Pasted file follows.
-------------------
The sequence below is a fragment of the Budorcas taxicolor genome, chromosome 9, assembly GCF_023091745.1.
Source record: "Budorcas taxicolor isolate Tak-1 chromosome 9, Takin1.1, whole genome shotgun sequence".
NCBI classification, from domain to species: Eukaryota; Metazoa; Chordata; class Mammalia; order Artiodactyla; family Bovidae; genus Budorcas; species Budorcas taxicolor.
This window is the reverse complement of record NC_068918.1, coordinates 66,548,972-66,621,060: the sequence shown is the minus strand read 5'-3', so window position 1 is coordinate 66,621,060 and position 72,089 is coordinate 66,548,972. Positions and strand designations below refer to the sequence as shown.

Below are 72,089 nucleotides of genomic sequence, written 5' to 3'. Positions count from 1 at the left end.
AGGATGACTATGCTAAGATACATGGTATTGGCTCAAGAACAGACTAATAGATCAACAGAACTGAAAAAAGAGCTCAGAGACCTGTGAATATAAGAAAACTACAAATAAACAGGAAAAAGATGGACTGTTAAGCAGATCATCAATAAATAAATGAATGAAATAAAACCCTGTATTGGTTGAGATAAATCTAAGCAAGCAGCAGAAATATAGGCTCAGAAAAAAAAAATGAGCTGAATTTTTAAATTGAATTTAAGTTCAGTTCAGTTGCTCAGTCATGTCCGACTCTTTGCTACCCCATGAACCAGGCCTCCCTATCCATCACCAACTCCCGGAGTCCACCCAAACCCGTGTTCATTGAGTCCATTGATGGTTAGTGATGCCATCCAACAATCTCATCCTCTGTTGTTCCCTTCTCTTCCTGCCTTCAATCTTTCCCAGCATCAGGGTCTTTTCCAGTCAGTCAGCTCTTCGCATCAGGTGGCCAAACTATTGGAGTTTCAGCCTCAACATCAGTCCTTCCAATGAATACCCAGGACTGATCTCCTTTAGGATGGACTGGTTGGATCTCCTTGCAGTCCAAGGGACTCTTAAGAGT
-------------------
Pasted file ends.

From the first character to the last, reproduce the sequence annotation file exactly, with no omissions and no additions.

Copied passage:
The sequence below is a fragment of the Budorcas taxicolor genome, chromosome 9, assembly GCF_023091745.1.
Source record: "Budorcas taxicolor isolate Tak-1 chromosome 9, Takin1.1, whole genome shotgun sequence".
NCBI classification, from domain to species: Eukaryota; Metazoa; Chordata; class Mammalia; order Artiodactyla; family Bovidae; genus Budorcas; species Budorcas taxicolor.
This window is the reverse complement of record NC_068918.1, coordinates 66,548,972-66,621,060: the sequence shown is the minus strand read 5'-3', so window position 1 is coordinate 66,621,060 and position 72,089 is coordinate 66,548,972. Positions and strand designations below refer to the sequence as shown.

Below are 72,089 nucleotides of genomic sequence, written 5' to 3'. Positions count from 1 at the left end.
AGGATGACTATGCTAAGATACATGGTATTGGCTCAAGAACAGACTAATAGATCAACAGAACTGAAAAAAGAGCTCAGAGACCTGTGAATATAAGAAAACTACAAATAAACAGGAAAAAGATGGACTGTTAAGCAGATCATCAATAAATAAATGAATGAAATAAAACCCTGTATTGGTTGAGATAAATCTAAGCAAGCAGCAGAAATATAGGCTCAGAAAAAAAAAATGAGCTGAATTTTTAAATTGAATTTAAGTTCAGTTCAGTTGCTCAGTCATGTCCGACTCTTTGCTACCCCATGAACCAGGCCTCCCTATCCATCACCAACTCCCGGAGTCCACCCAAACCCGTGTTCATTGAGTCCATTGATGGTTAGTGATGCCATCCAACAATCTCATCCTCTGTTGTTCCCTTCTCTTCCTGCCTTCAATCTTTCCCAGCATCAGGGTCTTTTCCAGTCAGTCAGCTCTTCGCATCAGGTGGCCAAACTATTGGAGTTTCAGCCTCAACATCAGTCCTTCCAATGAATACCCAGGACTGATCTCCTTTAGGATGGACTGGTTGGATCTCCTTGCAGTCCAAGGGACTCTTAAGAGT